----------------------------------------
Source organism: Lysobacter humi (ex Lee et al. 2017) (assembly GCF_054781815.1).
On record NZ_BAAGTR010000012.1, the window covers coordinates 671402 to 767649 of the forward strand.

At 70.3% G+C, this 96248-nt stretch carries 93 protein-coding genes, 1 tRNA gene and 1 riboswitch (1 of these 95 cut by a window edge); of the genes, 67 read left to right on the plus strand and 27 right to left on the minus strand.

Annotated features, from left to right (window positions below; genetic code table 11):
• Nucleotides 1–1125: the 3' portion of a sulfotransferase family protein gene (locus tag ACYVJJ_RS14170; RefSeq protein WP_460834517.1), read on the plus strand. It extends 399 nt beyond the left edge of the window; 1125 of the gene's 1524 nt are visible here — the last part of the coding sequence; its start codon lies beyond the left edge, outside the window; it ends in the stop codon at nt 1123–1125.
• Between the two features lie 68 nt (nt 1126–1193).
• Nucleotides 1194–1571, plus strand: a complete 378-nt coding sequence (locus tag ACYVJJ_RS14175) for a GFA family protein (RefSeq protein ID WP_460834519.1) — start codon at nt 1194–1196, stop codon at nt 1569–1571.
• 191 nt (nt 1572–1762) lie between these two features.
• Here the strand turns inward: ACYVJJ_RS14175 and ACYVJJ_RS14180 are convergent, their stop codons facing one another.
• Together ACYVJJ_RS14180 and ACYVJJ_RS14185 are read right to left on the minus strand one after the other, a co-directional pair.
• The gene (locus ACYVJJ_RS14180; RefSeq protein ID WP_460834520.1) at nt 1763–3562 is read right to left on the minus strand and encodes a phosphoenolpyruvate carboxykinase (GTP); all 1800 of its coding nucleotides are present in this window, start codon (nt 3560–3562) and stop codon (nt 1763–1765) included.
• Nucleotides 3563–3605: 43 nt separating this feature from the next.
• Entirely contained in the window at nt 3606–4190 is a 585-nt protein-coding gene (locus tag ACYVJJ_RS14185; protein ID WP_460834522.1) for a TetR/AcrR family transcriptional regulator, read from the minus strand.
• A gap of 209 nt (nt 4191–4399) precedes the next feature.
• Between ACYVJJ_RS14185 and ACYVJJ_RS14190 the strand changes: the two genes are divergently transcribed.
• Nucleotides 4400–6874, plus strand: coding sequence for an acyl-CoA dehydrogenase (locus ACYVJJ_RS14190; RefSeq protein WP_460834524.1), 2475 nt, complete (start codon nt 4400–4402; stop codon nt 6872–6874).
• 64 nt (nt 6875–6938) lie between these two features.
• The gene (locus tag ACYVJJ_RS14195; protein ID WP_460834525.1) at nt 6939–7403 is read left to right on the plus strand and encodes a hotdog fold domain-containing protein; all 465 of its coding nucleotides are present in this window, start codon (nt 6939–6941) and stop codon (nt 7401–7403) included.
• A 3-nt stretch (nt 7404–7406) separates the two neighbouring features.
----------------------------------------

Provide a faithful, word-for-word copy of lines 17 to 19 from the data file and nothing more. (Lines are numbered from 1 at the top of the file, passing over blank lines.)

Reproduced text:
• 64 nt (nt 6875–6938) lie between these two features.
• The gene (locus tag ACYVJJ_RS14195; protein ID WP_460834525.1) at nt 6939–7403 is read left to right on the plus strand and encodes a hotdog fold domain-containing protein; all 465 of its coding nucleotides are present in this window, start codon (nt 6939–6941) and stop codon (nt 7401–7403) included.
• A 3-nt stretch (nt 7404–7406) separates the two neighbouring features.